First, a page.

Linked by Eugenia Loli on Mon 16th Aug 2010 06:41 UTC
PDAs, Cellphones, Wireless I've seen it so many times in the movies and TV: a person wakes up in this futuristic world, walks by his kitchen, and a computerized voice is telling him that someone is calling him. But instead of picking up a receiver, the call is actually a video-call, and his TV is used for the conversation. If you put 2 and 2 together, this is not really that futuristic. Having a camera attached on your TV, and a VoIP SIP or Skype connection with it, is not mad science. So why don't we already have this on our TVs?
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Technology/Closed protocols
by Lennie on Mon 16th Aug 2010 07:31 UTC
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Yes, it could be people don't want it, but on the technical side. It's just a big mess. There are many, many protocols and initiatives.

There are many possible reasons for that:
- some protocols are closed, although there is no need for that, because H.323 already existed in 1996 (which can support H.264) and it's spec is open. SIP and Jabber (2002) both have video-support, so it most be for other reasons.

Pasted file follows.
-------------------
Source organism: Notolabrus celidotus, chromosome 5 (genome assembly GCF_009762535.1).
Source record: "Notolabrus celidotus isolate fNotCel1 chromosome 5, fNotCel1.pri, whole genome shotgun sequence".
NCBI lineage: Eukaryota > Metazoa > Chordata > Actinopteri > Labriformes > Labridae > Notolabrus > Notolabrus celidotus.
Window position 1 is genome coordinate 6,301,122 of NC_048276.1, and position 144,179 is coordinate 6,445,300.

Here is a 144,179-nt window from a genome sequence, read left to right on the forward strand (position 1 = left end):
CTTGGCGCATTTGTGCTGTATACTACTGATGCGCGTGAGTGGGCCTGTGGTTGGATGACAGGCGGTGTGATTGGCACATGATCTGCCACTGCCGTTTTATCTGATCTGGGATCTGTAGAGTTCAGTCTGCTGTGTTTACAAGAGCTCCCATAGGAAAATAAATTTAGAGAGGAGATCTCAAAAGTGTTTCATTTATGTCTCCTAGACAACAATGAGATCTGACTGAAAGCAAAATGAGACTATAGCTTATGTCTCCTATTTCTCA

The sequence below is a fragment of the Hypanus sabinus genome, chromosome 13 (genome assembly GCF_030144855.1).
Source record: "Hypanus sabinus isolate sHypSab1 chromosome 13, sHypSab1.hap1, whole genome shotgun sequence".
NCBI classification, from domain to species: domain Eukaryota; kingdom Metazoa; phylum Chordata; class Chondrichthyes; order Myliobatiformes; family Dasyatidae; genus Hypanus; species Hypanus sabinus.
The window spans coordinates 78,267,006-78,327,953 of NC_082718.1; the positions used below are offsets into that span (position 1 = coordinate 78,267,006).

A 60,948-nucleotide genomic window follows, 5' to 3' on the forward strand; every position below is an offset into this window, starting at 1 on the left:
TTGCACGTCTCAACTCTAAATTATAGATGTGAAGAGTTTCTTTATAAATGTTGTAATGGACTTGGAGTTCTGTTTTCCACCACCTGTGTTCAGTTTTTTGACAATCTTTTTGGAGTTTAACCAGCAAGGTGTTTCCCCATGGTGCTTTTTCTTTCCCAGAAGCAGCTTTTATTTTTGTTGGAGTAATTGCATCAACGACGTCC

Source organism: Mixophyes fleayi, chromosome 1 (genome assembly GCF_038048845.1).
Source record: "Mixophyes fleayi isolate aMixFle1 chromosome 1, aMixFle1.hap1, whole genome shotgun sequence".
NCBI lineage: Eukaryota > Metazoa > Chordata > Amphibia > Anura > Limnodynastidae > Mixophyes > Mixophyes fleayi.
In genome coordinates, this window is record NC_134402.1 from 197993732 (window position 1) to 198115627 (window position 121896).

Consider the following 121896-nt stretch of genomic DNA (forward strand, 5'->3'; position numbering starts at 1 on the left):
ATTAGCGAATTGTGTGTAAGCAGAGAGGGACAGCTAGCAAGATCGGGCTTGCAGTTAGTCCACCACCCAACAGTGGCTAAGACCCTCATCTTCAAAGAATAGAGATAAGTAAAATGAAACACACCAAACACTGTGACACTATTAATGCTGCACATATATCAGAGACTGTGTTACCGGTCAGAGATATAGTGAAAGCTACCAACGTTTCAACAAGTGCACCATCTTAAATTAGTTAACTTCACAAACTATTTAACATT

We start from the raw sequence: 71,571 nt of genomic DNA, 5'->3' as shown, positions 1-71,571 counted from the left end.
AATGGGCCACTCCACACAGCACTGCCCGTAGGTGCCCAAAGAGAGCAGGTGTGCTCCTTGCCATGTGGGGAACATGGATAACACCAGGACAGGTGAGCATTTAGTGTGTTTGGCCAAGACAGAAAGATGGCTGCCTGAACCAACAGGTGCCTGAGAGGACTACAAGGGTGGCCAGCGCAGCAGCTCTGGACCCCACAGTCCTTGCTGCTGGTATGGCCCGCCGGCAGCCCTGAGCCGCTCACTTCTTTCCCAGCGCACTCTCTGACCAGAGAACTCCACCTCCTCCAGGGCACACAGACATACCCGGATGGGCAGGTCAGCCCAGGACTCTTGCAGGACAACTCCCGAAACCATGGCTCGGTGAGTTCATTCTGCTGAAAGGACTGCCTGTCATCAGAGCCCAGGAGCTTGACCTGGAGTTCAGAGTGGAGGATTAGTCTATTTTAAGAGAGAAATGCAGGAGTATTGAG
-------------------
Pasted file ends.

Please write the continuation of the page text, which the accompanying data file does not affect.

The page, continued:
- maybe it's just those stupid patents and certain manufacturers didn't want to pay for example for H.264, which I doubt Apple for the iPhone 4 had to

- maybe the existing open protocols are to slow ?

- maybe H.264 and other existing protocols uses to much CPU for encoding

- maybe it's to generic and doesn't work well for the intended environment, like the iPhone 4 where they wanted to highest quality possible within the bandwidth constraints they have to work with and there wasn't a protocol that had that yet.

- maybe the engineers feel the existing open protocols are to complicated

- for business reasons they had other things they wanted to add, realmedia always had the ability add html-like content to their stream, Skype has encryption, etc.

What else could it be ?

Edited 2010-08-16 07:43 UTC

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